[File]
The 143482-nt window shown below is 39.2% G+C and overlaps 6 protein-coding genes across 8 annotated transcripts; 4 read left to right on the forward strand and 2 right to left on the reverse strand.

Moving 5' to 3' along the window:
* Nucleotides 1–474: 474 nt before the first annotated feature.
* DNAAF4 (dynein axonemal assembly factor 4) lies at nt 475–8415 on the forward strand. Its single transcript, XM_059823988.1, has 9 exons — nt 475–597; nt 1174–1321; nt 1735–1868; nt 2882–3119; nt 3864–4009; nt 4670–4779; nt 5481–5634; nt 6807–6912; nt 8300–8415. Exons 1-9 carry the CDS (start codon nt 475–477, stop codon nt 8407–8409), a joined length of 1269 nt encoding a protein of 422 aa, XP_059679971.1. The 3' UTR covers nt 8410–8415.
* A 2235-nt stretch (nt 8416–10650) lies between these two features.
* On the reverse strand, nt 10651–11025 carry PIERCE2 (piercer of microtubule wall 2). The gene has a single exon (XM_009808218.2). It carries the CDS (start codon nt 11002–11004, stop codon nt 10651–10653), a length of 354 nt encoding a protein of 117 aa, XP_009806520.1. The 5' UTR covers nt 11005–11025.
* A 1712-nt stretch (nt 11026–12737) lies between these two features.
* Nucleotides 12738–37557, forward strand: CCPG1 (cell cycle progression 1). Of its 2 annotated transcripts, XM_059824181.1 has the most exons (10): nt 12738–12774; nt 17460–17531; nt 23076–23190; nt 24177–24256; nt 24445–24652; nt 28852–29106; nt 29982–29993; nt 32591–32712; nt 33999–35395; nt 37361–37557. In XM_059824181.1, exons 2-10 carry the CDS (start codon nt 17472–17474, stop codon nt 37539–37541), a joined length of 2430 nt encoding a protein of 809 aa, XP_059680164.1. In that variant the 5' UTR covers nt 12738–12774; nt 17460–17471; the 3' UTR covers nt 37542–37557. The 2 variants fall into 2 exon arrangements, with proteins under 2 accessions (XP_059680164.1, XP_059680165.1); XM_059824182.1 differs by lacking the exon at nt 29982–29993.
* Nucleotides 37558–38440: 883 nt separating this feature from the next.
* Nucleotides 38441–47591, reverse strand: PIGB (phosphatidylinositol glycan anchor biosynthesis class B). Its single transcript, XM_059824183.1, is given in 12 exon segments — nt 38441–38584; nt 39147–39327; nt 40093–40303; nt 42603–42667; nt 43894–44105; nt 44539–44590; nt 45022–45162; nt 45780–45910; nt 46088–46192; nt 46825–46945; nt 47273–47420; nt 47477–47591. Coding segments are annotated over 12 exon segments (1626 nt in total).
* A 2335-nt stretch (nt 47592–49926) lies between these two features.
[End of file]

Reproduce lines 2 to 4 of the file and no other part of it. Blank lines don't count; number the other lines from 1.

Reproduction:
Moving 5' to 3' along the window:
* Nucleotides 1–474: 474 nt before the first annotated feature.
* DNAAF4 (dynein axonemal assembly factor 4) lies at nt 475–8415 on the forward strand. Its single transcript, XM_059823988.1, has 9 exons — nt 475–597; nt 1174–1321; nt 1735–1868; nt 2882–3119; nt 3864–4009; nt 4670–4779; nt 5481–5634; nt 6807–6912; nt 8300–8415. Exons 1-9 carry the CDS (start codon nt 475–477, stop codon nt 8407–8409), a joined length of 1269 nt encoding a protein of 422 aa, XP_059679971.1. The 3' UTR covers nt 8410–8415.